No open door for India's tech workers in any UK trade deal

Both countries want it, but respective red lines could torpedo an agreement

The notion that a trade deal between the UK and India might see a flood of cheap tech workers heading to Britain appears to have been scuppered. The British government is prepared to consider temporary visas for skilled workers, but that's as far as it goes.

Last year, Home Secretary Suella Braverman caused controversy by saying she had "reservations" about any potential trade deal with the Asian giant because of fears it could increase immigration to the UK.

The UK and India have worked on a comprehensive free trade agreement since at least the start of last year, but the negotiations for this have already been through ten rounds since then, with one of the major sticking points believed to be India's expectation of easier access to the UK for many more of its skilled workers.

But in a response to the latest report from the International Trade Committee, UK Secretary of State for the Department for Business and Trade Kemi Badenoch said there would not be any commitments on immigration, nor would any trade agreement provide access to the UK domestic labor market.

"In negotiations we are discussing business mobility, which would make it easier for highly skilled professionals to deliver services in each other’s markets on a short-term and temporary basis," she wrote.

However, the Trade Secretary also said the UK was looking into the mutual recognition of professional qualifications, which she claimed might provide greater certainty to UK professionals seeking to practice in India.

The two countries already have in place a Young Professionals scheme whereby Indian and British professionals may work and live in each other's country for two years. Agreed in 2021, this allows Indian citizens between 18 and 30 years old to come to the UK for work.

At the same time, India is not in favor of the strong investment protection provisions the UK wants as a part of any potential deal. This is to provide UK businesses with assurances of fair and non-discriminatory treatment when operating in India, including access to adequate remedies such as an Investor State Dispute Settlement (ISDS) mechanism.

What all this development means for the negotiations is uncertain, although it is likely the talks will simply proceed to yet another round rather than the two parties deciding to call the whole thing off yet.

However, while both sides are keen for a trade deal to be done, both also seem adamant not to budge on their own red lines in negotiations, and this could ultimately torpedo any agreement.

Badenoch said a strong trade deal would increase the economic links between the UK and India, potentially boosting the UK economy by billions over the longer term, and she said bilateral trade between the two states was worth £36 billion ($45.6 billion) in 2022. Both countries are said to be aiming to double bilateral trade by 2030 as part of any such deal.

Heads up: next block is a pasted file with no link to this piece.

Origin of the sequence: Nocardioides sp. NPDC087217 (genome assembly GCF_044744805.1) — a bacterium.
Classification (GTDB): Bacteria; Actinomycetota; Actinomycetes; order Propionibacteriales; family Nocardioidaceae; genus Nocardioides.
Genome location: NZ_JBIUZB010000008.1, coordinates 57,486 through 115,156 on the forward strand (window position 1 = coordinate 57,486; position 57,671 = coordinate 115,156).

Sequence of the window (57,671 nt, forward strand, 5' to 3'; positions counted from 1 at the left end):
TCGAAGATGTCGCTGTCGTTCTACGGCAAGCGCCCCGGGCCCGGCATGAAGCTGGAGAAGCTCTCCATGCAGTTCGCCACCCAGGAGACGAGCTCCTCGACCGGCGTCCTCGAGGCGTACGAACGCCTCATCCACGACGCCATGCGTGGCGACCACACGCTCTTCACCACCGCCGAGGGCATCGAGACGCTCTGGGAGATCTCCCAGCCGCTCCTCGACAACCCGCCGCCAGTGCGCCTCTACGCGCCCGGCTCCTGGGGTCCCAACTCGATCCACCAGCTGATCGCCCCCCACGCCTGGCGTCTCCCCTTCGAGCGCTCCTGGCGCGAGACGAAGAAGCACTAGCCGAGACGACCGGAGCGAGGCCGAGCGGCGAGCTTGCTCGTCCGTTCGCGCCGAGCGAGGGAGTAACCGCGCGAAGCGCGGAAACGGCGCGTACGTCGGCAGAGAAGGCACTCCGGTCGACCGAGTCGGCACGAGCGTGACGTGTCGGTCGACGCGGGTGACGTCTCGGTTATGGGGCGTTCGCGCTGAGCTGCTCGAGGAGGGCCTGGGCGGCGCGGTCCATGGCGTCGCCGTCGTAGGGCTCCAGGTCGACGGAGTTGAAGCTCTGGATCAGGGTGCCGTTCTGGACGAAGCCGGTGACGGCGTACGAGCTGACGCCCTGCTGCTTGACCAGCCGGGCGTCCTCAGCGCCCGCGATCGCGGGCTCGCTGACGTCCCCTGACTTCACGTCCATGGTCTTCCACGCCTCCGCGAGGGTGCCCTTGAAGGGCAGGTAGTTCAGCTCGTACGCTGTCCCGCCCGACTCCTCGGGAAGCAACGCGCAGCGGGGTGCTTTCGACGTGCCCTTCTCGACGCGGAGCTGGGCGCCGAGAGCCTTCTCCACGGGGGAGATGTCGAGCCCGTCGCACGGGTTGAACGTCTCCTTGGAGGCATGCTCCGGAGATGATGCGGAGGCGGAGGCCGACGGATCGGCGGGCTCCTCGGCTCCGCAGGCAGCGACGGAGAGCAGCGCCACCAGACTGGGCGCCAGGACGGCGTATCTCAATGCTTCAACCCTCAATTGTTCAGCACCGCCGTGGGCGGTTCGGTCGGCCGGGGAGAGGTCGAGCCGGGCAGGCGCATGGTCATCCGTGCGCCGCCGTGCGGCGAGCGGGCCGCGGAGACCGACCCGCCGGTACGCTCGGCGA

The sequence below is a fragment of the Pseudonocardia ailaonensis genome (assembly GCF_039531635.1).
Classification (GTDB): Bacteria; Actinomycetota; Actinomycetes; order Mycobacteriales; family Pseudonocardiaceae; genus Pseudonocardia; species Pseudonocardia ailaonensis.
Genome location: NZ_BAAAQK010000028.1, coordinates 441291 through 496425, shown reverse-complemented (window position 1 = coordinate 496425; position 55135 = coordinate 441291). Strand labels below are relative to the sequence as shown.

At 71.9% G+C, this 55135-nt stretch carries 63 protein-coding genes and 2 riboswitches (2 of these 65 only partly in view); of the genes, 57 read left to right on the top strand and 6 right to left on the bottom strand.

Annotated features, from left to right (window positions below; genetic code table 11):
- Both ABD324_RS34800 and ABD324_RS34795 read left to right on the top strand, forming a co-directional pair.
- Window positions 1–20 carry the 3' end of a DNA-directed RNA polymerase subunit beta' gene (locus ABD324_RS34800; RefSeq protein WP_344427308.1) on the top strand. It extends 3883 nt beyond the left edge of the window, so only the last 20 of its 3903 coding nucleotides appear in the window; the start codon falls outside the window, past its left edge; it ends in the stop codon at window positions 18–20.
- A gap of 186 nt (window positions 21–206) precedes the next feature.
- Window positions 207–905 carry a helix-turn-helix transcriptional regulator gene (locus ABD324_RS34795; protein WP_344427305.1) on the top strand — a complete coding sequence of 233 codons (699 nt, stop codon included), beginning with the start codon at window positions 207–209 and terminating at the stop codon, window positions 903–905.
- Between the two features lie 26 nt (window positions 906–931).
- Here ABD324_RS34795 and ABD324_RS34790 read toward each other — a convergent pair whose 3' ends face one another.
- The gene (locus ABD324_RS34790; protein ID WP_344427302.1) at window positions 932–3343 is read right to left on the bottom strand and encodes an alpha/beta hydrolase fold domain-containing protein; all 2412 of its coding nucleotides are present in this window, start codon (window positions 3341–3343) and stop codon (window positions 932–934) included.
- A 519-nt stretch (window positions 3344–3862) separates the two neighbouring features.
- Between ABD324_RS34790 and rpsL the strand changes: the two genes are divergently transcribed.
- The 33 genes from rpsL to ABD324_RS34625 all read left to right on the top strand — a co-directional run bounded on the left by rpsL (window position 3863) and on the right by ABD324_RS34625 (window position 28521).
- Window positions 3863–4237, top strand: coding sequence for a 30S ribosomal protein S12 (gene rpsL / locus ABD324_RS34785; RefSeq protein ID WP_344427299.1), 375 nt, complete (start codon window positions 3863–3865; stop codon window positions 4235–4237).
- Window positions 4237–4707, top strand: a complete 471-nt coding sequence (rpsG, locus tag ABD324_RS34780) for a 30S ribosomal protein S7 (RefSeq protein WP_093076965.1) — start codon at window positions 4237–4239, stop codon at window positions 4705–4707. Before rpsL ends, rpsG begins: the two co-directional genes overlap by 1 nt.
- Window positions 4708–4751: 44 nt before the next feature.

Last week, UK investment minister Dominic Johnson was reported to have said that he was "very optimistic" about a free trade deal with India, but said the two countries could work more closely together on sectors such as financial services even without a trade pact.

The UK administration must be careful not to "hamper the prospects of the UK tech sector by depriving it of access to the skilled labor it needs", Tania Wilson, research director at TechMarketView told us.

"And limiting the mobility into the UK of skilled workers is particularly risky in the absence of sufficient investment in training the next generation of UK tech talent. The sector has had a particular problem with older workers taking early retirement in the post-Covid period, reducing the pool of experienced workers to train up newer joiners."

At the other end of the spectrum, there is a dearth of trainee computing teachers entering schools, with recruitment falling short of government targets by 70 percent in the 2022 trainee teacher intake.

"To some extent, an economic slowdown and the spiralling cost of living helps to redress all of these issues - vacancies fall as companies rein in their hiring plans, early retirees are lured back to work and people are more attracted to teaching as a more stable form of employment.

"But the government cannot rely on an economic contraction to solve its tech labour supply issues. Trade deals need to be negotiated with this domestic picture in mind. If restricting access of foreign workers to the UK labor market is a policy priority, the government needs a clear and well-funded plan to train and retain domestic labour." ®

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